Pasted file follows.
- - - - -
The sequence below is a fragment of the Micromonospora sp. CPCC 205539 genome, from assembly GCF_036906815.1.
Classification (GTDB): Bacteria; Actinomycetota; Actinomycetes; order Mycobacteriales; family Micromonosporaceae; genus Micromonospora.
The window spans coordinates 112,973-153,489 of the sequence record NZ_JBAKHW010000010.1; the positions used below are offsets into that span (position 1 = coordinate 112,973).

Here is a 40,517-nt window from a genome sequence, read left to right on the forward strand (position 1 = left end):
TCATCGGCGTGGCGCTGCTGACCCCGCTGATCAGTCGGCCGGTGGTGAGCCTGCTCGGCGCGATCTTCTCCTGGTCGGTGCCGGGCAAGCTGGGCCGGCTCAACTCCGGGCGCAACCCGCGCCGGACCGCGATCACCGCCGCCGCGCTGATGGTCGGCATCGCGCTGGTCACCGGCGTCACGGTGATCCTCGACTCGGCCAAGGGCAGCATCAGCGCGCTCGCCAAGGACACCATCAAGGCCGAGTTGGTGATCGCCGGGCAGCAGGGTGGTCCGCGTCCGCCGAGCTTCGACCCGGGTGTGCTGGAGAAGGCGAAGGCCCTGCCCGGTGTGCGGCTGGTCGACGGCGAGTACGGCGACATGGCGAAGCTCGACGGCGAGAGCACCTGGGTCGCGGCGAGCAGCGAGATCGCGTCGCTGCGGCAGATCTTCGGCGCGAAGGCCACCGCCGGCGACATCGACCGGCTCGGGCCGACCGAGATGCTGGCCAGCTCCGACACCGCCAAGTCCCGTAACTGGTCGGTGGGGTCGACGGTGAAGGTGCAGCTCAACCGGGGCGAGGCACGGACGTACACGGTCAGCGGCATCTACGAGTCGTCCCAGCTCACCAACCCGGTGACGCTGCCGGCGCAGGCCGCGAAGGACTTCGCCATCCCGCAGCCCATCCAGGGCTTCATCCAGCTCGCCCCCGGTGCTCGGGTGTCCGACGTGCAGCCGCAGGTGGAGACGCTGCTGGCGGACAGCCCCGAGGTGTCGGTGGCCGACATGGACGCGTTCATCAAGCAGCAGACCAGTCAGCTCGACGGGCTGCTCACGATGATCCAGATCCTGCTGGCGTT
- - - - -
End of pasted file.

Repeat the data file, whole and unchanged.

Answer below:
The sequence below is a fragment of the Micromonospora sp. CPCC 205539 genome, from assembly GCF_036906815.1.
Classification (GTDB): Bacteria; Actinomycetota; Actinomycetes; order Mycobacteriales; family Micromonosporaceae; genus Micromonospora.
The window spans coordinates 112,973-153,489 of the sequence record NZ_JBAKHW010000010.1; the positions used below are offsets into that span (position 1 = coordinate 112,973).

Here is a 40,517-nt window from a genome sequence, read left to right on the forward strand (position 1 = left end):
TCATCGGCGTGGCGCTGCTGACCCCGCTGATCAGTCGGCCGGTGGTGAGCCTGCTCGGCGCGATCTTCTCCTGGTCGGTGCCGGGCAAGCTGGGCCGGCTCAACTCCGGGCGCAACCCGCGCCGGACCGCGATCACCGCCGCCGCGCTGATGGTCGGCATCGCGCTGGTCACCGGCGTCACGGTGATCCTCGACTCGGCCAAGGGCAGCATCAGCGCGCTCGCCAAGGACACCATCAAGGCCGAGTTGGTGATCGCCGGGCAGCAGGGTGGTCCGCGTCCGCCGAGCTTCGACCCGGGTGTGCTGGAGAAGGCGAAGGCCCTGCCCGGTGTGCGGCTGGTCGACGGCGAGTACGGCGACATGGCGAAGCTCGACGGCGAGAGCACCTGGGTCGCGGCGAGCAGCGAGATCGCGTCGCTGCGGCAGATCTTCGGCGCGAAGGCCACCGCCGGCGACATCGACCGGCTCGGGCCGACCGAGATGCTGGCCAGCTCCGACACCGCCAAGTCCCGTAACTGGTCGGTGGGGTCGACGGTGAAGGTGCAGCTCAACCGGGGCGAGGCACGGACGTACACGGTCAGCGGCATCTACGAGTCGTCCCAGCTCACCAACCCGGTGACGCTGCCGGCGCAGGCCGCGAAGGACTTCGCCATCCCGCAGCCCATCCAGGGCTTCATCCAGCTCGCCCCCGGTGCTCGGGTGTCCGACGTGCAGCCGCAGGTGGAGACGCTGCTGGCGGACAGCCCCGAGGTGTCGGTGGCCGACATGGACGCGTTCATCAAGCAGCAGACCAGTCAGCTCGACGGGCTGCTCACGATGATCCAGATCCTGCTGGCGTT